We have been lucky enough to get some time with incredible performer Meklit to find out more about her and her beautiful music!
Please introduce yourself to our readers.
I’m an Ethiopian-born, Brooklyn-raised, San Francisco based singer-songwriter. I like to mention all those places when I introduce myself because each of them is like a sonic homeland. I’m always returning to the places that shaped me.
Being Ethiopian born, do you think your native country has a huge influence on your music? Why?
Yes my Ethiopian heritage certainly is a huge influence on my music. There are things you reach for and things that are just there. So for example, there is a kind of emotive vibrato that has always been in my voice and which is very much found in Ethiopian music. More recently, I have been studying the scales, phrasings and song structures of the tradition and slowly bringing them into the live show. We also play re-arrangements and interpretations of classic Ethiopian songs, like Kemekem for example, which we interpreted for We Are Alive. But there are also touches of soul, jazz and pop on the record. I live on both sides of the hyphen line: Ethiopian-American.
When did you decide that you wanted to be a singer?
I always wanted to be a singer. My mother tells me I sang before I spoke, and would perform for people in elevators and on buses at three years old. But there was a moment in April 2007 when the dream went from a hazy vision in the distance to a sharp, focused reality. Until then I had been performing occasionally in San Francisco, and my shows were mostly friends and family. That day, however, there was a line around the block and I didn’t know anyone in the audience. I knew right then I could really do this. I haven’t looked back since.
We Are Alive is fantastically relaxing to listen to, whilst being lively at the same time – was this intentional?
Yes absolutely! We wanted to shape the music into an arc of feelings, so that a listener would sense the complexity and even the contradictions of life, lovingly presented as a whole experience.
What inspired We Are Alive?
This was a slow unfolding of songs that I collected for almost three years. I’ve always believed that music should accompany beauty and tragedy, internal reflection and the celebratory peaks that we all go through. So I wrote an album that hugged the road of ups and downs, and was held together with that three word anthemic sentence: We Are Alive.
The video is incredibly unique and captivating, how did you come up with the idea?
Yes! The video was inspired by The Mystery of Picasso, a film made in 1956 featuring the great artist painting on glass. I had seen excerpts years before, and I became obsessed with interpreting the idea. It says so much! There is surprise, illusion, visual candy that distorted glass creates. And my friend the filmmaker Kevin Gordon (of Sub64 films) and I had great fun completing the concept together.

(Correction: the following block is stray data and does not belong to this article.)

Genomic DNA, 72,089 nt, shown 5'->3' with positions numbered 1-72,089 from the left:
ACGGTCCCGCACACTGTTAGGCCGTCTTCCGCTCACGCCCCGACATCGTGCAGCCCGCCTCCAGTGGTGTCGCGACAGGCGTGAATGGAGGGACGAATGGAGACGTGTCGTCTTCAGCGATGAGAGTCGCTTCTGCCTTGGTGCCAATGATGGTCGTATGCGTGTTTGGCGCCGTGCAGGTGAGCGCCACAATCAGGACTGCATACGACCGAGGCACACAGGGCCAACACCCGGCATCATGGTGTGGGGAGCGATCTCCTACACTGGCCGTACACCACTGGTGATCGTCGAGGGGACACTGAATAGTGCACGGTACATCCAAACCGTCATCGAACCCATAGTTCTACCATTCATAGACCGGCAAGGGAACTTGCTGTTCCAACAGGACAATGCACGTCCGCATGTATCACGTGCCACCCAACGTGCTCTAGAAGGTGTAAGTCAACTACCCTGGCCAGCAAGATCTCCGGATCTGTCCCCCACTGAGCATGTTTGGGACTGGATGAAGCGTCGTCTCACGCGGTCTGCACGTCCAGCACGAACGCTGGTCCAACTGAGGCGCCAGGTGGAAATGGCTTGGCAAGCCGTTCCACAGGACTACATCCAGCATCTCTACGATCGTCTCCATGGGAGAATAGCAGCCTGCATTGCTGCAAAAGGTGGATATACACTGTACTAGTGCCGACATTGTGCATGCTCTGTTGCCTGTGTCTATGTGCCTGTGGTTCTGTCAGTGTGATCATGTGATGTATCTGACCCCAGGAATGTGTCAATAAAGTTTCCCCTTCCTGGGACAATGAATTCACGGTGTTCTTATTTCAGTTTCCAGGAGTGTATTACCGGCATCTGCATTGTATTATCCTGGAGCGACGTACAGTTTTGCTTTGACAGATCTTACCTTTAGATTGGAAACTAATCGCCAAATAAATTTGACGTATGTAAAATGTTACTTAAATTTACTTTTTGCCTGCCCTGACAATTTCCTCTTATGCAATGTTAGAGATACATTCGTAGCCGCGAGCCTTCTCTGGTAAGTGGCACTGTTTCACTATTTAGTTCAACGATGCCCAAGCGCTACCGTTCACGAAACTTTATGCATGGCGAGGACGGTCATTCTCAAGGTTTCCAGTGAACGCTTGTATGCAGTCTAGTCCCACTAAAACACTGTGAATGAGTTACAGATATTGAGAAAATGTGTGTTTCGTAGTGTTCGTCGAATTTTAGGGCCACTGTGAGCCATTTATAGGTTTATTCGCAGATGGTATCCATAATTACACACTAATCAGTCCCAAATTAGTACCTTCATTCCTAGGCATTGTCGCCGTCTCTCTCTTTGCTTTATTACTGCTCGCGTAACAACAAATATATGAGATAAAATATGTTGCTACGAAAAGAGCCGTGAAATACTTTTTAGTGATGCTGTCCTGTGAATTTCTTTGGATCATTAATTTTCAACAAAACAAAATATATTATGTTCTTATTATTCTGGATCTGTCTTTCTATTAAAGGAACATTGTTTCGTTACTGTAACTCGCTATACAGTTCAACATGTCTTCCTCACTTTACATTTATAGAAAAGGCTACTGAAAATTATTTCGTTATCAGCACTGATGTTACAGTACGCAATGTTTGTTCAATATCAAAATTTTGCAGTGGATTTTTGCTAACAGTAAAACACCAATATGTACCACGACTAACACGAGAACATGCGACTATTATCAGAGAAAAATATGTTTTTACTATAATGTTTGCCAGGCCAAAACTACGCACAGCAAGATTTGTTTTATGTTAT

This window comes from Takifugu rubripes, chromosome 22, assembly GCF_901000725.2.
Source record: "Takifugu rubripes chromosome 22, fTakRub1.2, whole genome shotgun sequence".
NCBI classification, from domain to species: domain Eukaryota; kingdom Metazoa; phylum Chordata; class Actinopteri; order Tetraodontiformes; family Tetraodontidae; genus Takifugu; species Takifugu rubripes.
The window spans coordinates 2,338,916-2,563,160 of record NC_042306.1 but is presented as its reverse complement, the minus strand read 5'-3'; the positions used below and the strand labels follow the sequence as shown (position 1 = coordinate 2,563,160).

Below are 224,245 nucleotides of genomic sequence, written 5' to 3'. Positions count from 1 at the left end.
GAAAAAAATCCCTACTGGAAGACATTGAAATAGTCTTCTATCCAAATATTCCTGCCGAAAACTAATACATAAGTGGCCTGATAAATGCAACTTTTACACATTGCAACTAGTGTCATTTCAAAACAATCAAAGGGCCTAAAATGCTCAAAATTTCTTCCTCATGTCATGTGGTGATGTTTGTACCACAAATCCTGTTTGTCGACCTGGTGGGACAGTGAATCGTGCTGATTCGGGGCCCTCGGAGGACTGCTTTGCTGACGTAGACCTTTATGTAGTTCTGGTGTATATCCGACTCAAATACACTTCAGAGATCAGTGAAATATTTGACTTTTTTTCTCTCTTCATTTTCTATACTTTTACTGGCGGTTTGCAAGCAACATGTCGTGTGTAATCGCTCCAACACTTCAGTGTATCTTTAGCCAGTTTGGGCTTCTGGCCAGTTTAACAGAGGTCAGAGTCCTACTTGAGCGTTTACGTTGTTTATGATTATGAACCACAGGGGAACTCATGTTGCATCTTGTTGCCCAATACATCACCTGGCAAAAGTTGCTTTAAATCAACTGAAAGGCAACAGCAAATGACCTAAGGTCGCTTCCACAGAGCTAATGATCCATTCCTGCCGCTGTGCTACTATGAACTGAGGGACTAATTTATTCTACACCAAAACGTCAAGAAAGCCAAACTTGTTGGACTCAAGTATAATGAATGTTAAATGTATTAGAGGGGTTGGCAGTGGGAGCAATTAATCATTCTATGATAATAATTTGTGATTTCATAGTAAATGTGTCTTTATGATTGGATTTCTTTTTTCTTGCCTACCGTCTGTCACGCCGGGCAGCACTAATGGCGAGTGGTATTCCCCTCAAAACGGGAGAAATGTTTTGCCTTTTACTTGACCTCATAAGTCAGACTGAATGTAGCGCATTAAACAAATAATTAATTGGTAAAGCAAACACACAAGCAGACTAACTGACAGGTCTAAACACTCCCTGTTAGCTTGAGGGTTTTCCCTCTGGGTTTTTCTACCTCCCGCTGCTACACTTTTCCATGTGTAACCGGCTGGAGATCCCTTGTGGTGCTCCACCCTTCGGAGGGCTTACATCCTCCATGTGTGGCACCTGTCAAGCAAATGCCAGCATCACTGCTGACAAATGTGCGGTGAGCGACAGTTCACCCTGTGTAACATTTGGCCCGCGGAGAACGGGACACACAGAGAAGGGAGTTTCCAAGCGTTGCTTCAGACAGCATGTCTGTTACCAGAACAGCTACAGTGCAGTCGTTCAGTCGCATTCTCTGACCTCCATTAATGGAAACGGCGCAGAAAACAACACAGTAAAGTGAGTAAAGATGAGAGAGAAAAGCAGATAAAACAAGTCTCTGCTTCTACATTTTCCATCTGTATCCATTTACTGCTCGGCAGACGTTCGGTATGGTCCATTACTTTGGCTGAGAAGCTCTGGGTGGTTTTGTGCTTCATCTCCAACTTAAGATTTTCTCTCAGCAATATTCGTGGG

Do you have any hobbies?
Honestly there are so many ways that I want to learn and grow in music, that that’s really what I do in my free time. And also I’m busy with cultural initiatives like the Nile Project, which I co-founded with Egyptian ethnomusicologist Mina Girgis. May 2nd we’re finishing up a four month tour of the US. I’m also on the board of Yerba Buena Center for the Arts in San Francisco. Basically I love making space for other artists to thrive. I find that any work you put into your own community of creativity comes back to you very quickly. It’s my fundamental philosophy.
What was the last book you read?
Well I’m always in the middle of a few… At the moment, I’m reading a book on the British painter Turner (as part of my work on the Artist Council of the de Young Museum). But the last book I finished was Abraham Verghese’s Cutting for Stone, which my mother has been wanting me to read forever. It’s set in the revolutionary era Ethiopia, and describes Addis Ababa much as it was when my family left for the United States. It was beautiful and deeply emotional. I loved it!
If you could work with any artist – alive or dead – who would it be and why?
Wow! Such a hard question. I have to include two people. First, the Godfather of Ethio-Jazz Mulatu Astatke. What a mind! He has always been a hero of mine in terms of how he innovated the fusing of two of my favorite styles of music. It doesn’t get more classic than that. And two – Stevie Wonder. I think there’s a sense that his music truly uplifts people, while not looking away from the social or personal challenges of life. I would love for my music to reach that balance.
What is next for you?
I’m currently hard at work on my next body of music, which I received a grant to compose from the New York based MAP Fund. It’s much more focused on Ethio-Jazz as a launching point. I’m learning to play krar, a six string lyre from Ethiopia, for the project. I’ve always wanted to and it’s finally happening!
You can see Meklit here –
LONDON – SOUTHBANK CENTRE
Thursday 7th May
Box Office: 0844 875 0073
NORWICH – NORFOLK & NORWICH FESTIVAL
Sunday 10th May
Box Office: 01603 766 400
MANCHESTER – BAND ON THE WALL
Monday 11th – Friday 15th May
Box Office: 0845 2500 500